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A person arrives at a COVID-19 testing clinic, in Montreal, on Jan. 15.Graham Hughes/The Canadian Press

What are we to make of COVID-19 reinfections?

Early in the pandemic, it was rare to hear of a reinfection.

Vaccination was supposed to provide long-term protection against the novel coronavirus. There was also a loud minority advocating for letting the virus run wild so people could develop natural immunity.

More than two years later, a lot has changed.

In Canada, it’s estimated that one in 10 infections are now reinfections. Even people with two and three doses of vaccine are getting infected, and reinfected.

Herd immunity – the idea that if 80 to 90 per cent of the population develops antibodies through vaccination or natural infection it will lead to the pandemic petering out – now seems an impossibility.

It’s all a bit discouraging.

SARS-CoV-2 has proved a lot more wily than we anticipated. It has mutated in ways that have made it more infectious and better able to evade vaccines.

Still, we’re in a much better place today than we were when the coronavirus emerged in late 2019.

We have vaccines. Good vaccines that we will be able to adapt to variants. We have antiviral treatments, and should use them.

The death rate is way down, for a couple of reasons: 1) A lot of people have been vaccinated – 86 per cent of those eligible have received two doses, and 48 per cent a third dose; and 2) A lot of people have been infected, and that has bolstered their immunity as well.

That’s encouraging; we shouldn’t succumb to the nihilistic “vaccines don’t work” nonsense.

While vaccines don’t prevent the spread of the virus, they do make it much less likely that an infected person will be hospitalized or die. That is especially true of those who have received three doses.

The arrival of the Omicron variant late in 2021 changed the game considerably. Prior to that, we saw a relatively small number of breakthrough infections – people getting infected despite being “fully” vaccinated. (And let’s stop pretending that means two doses.)

Pre-Omicron, only about one per cent of people had documented reinfections. The far more infectious variant caused a surge of infections and reinfections. By some estimates, at least 10 million Canadians have contracted COVID-19 since Omicron arrived, according to data published by CBC News. And the number of reinfections jumped about tenfold.

These numbers are estimates because we have now severely restricted PCR testing and we don’t make any effort to collect data on rapid testing. When it comes to data collection, we’ve opted for blissful ignorance.

Still, the numbers we do have, coupled with the common anecdotal reports of “everyone has COVID” have led many to throw up their hands, to assume that resistance is futile. “We’re all going to get infected,” the thinking goes, “so what’s the point of masks, vaccines and other public-health measures?”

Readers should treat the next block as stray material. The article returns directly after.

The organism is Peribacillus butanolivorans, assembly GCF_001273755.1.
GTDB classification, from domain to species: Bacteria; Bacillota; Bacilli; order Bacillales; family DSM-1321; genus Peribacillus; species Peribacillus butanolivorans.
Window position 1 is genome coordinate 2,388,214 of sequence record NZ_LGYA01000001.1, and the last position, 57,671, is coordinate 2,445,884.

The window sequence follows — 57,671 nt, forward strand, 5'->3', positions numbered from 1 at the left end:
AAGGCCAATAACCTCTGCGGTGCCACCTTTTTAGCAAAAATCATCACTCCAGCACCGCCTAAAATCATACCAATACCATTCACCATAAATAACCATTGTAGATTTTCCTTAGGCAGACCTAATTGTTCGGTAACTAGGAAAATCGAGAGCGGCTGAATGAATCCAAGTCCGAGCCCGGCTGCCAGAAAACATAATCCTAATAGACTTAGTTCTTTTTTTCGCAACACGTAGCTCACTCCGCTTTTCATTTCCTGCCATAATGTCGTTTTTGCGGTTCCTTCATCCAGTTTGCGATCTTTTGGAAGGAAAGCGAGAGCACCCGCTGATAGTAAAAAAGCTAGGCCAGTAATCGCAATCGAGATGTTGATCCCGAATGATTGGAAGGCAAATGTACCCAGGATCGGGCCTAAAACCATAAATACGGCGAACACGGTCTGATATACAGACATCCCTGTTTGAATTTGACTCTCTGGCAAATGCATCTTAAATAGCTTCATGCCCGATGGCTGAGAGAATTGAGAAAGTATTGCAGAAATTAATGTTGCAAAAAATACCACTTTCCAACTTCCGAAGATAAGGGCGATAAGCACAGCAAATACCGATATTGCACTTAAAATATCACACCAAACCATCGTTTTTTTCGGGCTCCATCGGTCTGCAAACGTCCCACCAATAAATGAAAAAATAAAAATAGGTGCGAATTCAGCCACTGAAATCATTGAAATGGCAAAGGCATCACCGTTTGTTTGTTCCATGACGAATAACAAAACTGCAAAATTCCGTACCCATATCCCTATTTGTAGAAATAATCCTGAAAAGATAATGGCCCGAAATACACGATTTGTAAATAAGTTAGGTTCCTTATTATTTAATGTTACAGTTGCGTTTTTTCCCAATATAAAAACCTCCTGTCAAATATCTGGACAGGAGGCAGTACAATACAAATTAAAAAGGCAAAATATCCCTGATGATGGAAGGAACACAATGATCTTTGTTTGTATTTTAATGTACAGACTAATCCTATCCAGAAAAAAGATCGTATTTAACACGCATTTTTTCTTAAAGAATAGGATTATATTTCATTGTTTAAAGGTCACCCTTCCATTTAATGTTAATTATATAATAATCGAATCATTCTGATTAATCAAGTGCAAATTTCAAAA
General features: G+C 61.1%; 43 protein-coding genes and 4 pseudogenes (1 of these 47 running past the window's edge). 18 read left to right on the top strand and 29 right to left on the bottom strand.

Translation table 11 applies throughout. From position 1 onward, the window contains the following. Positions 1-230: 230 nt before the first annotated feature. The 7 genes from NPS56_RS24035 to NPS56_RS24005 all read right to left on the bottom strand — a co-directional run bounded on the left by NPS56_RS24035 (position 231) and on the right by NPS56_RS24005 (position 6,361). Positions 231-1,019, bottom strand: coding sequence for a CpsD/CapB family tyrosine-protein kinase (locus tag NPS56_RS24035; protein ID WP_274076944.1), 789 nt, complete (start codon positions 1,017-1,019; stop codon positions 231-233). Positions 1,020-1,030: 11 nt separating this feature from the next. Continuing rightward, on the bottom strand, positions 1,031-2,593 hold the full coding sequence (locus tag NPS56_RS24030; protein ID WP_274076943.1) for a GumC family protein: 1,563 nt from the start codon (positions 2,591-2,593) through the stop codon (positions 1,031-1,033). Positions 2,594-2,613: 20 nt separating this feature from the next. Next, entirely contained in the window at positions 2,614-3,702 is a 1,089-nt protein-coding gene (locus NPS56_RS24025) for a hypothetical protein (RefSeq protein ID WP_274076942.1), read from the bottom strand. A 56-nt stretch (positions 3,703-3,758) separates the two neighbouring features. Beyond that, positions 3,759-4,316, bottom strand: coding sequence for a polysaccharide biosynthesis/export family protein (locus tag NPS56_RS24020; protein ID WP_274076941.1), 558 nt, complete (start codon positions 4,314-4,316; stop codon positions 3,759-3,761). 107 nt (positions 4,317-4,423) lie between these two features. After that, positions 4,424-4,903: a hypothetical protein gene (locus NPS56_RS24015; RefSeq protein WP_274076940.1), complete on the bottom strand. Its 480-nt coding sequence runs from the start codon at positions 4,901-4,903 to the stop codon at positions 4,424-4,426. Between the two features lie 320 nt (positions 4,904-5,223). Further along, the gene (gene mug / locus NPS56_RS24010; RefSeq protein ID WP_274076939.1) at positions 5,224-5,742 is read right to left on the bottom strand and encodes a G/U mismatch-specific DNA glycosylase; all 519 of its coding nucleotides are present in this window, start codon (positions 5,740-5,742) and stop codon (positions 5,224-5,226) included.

Number-crunching by the CBC has also revealed that somewhere in the neighbourhood of 40 to 50 per cent of Canadians have been infected so far, many of them in the last few months of the pandemic. The rates are even higher for children, about two-thirds; and a little lower for older people, because most of them have kept their social interactions to a minimum.

Yet, there are silver linings here.

A combination of vaccination and infection (which is the reality for most adults) confers the best immunity.

The evidence also points to reinfections being milder than initial infections. That’s why, despite the huge jump in those infected since Christmas, hospitals have not been overwhelmed and deaths stayed relatively low.

Yet, we cannot afford to become inured to the lingering pandemic reality: there are still almost 7,000 Canadians hospitalized with COVID-19, and 60 to 70 people dying daily.

Not being infected is still better than being infected.

Masking is still better than not masking as it protects the vulnerable. And isolating when you have symptoms – even if you can’t get your hands on a test – is wise and civic-minded, again to protect the vulnerable (like frail elders and people with disabilities and chronic illnesses) who are at much higher risk.

We can expect a pretty mellow summer, pandemic-wise, because there is a seasonal effect to the virus.

But we should still be leery of what awaits us in the fall. An even more sneaky variant? A higher rate of reinfection?

Our efforts to date have left us better protected and better equipped to handle the next COVID-19 curveball – as long as we don’t throw in the towel on prevention efforts like vaccination, or foolishly assume the pesky little bug fuelling this pandemic is done challenging us.

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